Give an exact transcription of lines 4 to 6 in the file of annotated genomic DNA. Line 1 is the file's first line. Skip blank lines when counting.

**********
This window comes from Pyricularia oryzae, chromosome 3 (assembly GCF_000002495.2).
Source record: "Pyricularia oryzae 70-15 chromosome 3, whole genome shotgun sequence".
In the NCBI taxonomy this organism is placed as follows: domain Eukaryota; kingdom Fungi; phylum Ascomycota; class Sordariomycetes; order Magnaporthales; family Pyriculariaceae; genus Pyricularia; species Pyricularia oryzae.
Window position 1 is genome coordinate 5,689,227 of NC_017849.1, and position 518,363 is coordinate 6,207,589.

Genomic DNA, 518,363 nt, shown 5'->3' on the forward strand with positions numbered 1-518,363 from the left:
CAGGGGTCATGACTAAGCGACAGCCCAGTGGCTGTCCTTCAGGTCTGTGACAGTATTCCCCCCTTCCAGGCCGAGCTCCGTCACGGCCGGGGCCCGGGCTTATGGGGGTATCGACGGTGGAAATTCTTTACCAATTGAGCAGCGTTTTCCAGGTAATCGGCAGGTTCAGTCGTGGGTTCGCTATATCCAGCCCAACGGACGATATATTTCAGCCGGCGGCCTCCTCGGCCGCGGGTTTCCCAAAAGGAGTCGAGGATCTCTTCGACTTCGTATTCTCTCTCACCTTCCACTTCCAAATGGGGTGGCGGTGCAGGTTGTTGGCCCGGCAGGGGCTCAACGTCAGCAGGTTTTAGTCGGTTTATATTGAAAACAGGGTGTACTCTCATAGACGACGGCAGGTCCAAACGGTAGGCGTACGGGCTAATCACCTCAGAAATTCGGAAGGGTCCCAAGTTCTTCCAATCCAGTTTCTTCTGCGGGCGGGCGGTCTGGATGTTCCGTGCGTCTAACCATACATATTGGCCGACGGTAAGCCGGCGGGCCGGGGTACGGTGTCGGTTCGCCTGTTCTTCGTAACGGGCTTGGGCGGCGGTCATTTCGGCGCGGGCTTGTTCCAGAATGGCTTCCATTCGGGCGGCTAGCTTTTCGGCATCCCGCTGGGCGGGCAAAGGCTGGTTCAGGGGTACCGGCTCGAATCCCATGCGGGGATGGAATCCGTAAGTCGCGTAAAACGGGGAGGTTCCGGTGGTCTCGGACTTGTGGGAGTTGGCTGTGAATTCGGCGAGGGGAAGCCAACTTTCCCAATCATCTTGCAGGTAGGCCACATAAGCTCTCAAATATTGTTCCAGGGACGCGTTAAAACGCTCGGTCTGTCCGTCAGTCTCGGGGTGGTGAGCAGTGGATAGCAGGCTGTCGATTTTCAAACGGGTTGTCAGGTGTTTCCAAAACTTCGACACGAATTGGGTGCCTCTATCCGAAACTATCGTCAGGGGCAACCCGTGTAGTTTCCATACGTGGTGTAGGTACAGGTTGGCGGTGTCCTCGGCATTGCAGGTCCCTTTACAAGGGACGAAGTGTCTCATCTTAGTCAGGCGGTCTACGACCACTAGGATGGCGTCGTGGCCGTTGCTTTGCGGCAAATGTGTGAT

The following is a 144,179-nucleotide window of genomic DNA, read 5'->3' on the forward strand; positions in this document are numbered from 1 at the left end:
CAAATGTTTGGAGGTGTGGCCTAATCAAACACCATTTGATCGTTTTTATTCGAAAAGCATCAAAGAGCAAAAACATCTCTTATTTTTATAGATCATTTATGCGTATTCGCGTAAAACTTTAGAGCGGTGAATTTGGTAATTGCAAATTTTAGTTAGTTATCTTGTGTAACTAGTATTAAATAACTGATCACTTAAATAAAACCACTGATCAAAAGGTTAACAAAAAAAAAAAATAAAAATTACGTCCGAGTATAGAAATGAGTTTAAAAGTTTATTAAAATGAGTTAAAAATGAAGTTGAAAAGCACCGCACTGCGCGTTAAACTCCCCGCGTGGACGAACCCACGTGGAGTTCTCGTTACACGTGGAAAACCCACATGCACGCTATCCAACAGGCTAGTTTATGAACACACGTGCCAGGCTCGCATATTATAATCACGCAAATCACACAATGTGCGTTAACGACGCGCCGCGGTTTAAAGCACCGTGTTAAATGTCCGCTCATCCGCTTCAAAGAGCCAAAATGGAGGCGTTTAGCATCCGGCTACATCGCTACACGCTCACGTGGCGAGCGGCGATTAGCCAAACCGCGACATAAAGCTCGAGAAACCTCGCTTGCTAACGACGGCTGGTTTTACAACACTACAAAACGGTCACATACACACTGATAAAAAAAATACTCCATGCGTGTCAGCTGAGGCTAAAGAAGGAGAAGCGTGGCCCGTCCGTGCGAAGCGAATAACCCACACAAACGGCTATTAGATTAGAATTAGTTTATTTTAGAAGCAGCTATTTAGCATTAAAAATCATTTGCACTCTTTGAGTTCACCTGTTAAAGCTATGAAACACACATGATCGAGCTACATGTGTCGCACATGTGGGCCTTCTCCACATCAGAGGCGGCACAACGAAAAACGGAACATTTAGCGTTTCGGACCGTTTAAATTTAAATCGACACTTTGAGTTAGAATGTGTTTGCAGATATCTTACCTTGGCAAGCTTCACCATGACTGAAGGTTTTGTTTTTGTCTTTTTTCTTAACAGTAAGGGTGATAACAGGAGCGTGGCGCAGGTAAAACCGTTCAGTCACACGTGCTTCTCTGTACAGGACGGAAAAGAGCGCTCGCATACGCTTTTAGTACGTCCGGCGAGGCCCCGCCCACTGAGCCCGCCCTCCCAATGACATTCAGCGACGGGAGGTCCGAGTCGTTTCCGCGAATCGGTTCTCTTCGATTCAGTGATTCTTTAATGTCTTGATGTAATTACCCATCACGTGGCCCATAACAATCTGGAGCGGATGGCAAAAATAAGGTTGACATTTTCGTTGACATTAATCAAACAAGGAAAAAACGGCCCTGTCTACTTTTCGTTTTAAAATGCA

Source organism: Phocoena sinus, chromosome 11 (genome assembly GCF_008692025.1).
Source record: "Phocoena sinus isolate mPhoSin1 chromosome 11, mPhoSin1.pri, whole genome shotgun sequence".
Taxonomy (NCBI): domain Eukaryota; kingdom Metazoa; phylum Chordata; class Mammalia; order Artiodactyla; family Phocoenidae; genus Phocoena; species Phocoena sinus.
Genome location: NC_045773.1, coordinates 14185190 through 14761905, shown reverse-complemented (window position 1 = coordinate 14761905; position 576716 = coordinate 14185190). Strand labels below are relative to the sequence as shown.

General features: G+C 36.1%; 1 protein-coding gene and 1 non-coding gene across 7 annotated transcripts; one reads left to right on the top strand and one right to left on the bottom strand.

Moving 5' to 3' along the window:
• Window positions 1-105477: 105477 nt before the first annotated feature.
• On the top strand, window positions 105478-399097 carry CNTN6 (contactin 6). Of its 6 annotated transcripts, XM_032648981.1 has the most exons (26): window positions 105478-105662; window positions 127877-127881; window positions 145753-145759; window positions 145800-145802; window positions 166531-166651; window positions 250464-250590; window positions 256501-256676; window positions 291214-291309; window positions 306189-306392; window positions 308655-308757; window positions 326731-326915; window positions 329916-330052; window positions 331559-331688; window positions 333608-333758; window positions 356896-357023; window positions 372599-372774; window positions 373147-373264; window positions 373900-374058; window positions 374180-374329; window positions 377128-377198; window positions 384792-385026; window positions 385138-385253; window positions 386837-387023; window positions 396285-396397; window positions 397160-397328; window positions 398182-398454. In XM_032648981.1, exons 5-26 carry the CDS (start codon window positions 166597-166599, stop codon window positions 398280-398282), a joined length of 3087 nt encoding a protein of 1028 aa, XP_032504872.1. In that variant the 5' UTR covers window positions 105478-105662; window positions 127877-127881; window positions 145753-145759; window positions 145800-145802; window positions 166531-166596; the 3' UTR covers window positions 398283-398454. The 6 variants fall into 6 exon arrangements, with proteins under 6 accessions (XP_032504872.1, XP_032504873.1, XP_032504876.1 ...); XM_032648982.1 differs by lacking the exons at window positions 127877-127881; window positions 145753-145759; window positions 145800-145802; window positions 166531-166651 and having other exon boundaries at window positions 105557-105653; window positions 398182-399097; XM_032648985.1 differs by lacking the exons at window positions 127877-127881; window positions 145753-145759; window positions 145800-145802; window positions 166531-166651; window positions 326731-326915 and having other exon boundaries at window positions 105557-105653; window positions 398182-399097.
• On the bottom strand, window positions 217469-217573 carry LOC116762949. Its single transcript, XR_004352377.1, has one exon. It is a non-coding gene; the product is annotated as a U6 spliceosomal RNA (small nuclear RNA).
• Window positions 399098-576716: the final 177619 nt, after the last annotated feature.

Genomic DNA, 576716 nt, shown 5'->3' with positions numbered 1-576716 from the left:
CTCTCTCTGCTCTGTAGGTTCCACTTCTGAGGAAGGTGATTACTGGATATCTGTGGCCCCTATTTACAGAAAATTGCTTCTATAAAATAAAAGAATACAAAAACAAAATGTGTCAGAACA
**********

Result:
Window position 1 is genome coordinate 5,689,227 of NC_017849.1, and position 518,363 is coordinate 6,207,589.

Genomic DNA, 518,363 nt, shown 5'->3' on the forward strand with positions numbered 1-518,363 from the left:
CAGGGGTCATGACTAAGCGACAGCCCAGTGGCTGTCCTTCAGGTCTGTGACAGTATTCCCCCCTTCCAGGCCGAGCTCCGTCACGGCCGGGGCCCGGGCTTATGGGGGTATCGACGGTGGAAATTCTTTACCAATTGAGCAGCGTTTTCCAGGTAATCGGCAGGTTCAGTCGTGGGTTCGCTATATCCAGCCCAACGGACGATATATTTCAGCCGGCGGCCTCCTCGGCCGCGGGTTTCCCAAAAGGAGTCGAGGATCTCTTCGACTTCGTATTCTCTCTCACCTTCCACTTCCAAATGGGGTGGCGGTGCAGGTTGTTGGCCCGGCAGGGGCTCAACGTCAGCAGGTTTTAGTCGGTTTATATTGAAAACAGGGTGTACTCTCATAGACGACGGCAGGTCCAAACGGTAGGCGTACGGGCTAATCACCTCAGAAATTCGGAAGGGTCCCAAGTTCTTCCAATCCAGTTTCTTCTGCGGGCGGGCGGTCTGGATGTTCCGTGCGTCTAACCATACATATTGGCCGACGGTAAGCCGGCGGGCCGGGGTACGGTGTCGGTTCGCCTGTTCTTCGTAACGGGCTTGGGCGGCGGTCATTTCGGCGCGGGCTTGTTCCAGAATGGCTTCCATTCGGGCGGCTAGCTTTTCGGCATCCCGCTGGGCGGGCAAAGGCTGGTTCAGGGGTACCGGCTCGAATCCCATGCGGGGATGGAATCCGTAAGTCGCGTAAAACGGGGAGGTTCCGGTGGTCTCGGACTTGTGGGAGTTGGCTGTGAATTCGGCGAGGGGAAGCCAACTTTCCCAATCATCTTGCAGGTAGGCCACATAAGCTCTCAAATATTGTTCCAGGGACGCGTTAAAACGCTCGGTCTGTCCGTCAGTCTCGGGGTGGTGAGCAGTGGATAGCAGGCTGTCGATTTTCAAACGGGTTGTCAGGTGTTTCCAAAACTTCGACACGAATTGGGTGCCTCTATCCGAAACTATCGTCAGGGGCAACCCGTGTAGTTTCCATACGTGGTGTAGGTACAGGTTGGCGGTGTCCTCGGCATTGCAGGTCCCTTTACAAGGGACGAAGTGTCTCATCTTAGTCAGGCGGTCTACGACCACTAGGATGGCGTCGTGGCCGTTGCTTTGCGGCAAATGTGTGAT